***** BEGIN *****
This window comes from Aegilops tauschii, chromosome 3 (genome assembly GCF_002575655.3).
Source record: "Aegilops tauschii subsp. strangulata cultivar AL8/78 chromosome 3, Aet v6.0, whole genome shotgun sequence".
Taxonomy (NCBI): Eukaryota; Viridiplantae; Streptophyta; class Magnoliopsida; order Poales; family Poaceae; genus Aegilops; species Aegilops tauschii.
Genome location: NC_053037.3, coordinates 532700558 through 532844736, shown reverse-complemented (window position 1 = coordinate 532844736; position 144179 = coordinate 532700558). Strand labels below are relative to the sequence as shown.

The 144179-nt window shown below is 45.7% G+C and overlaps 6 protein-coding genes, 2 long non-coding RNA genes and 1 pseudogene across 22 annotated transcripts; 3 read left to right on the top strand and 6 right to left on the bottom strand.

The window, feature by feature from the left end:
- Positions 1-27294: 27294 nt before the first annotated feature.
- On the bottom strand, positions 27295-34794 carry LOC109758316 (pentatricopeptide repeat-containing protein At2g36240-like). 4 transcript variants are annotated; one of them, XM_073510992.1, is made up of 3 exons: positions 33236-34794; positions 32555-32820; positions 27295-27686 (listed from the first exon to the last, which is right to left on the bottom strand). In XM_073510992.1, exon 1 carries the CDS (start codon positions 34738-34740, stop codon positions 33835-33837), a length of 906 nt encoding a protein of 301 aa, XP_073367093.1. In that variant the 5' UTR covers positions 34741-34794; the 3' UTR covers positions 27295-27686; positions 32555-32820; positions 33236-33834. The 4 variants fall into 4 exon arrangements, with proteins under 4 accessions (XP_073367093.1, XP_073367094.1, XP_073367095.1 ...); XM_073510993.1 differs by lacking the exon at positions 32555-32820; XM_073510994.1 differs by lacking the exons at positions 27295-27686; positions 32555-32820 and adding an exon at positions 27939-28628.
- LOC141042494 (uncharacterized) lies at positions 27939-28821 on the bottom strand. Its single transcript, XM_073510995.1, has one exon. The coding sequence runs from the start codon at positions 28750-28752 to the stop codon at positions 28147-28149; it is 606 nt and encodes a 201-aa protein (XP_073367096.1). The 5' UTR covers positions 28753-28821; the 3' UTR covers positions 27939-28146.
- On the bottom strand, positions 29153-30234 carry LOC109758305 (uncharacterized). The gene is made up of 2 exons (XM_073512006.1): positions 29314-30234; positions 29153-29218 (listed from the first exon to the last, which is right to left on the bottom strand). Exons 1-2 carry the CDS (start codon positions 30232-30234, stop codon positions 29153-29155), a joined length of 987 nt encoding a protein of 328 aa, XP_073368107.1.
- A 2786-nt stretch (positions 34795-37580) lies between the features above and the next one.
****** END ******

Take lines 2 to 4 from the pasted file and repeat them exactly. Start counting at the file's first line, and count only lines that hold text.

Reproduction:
Source record: "Aegilops tauschii subsp. strangulata cultivar AL8/78 chromosome 3, Aet v6.0, whole genome shotgun sequence".
Taxonomy (NCBI): Eukaryota; Viridiplantae; Streptophyta; class Magnoliopsida; order Poales; family Poaceae; genus Aegilops; species Aegilops tauschii.
Genome location: NC_053037.3, coordinates 532700558 through 532844736, shown reverse-complemented (window position 1 = coordinate 532844736; position 144179 = coordinate 532700558). Strand labels below are relative to the sequence as shown.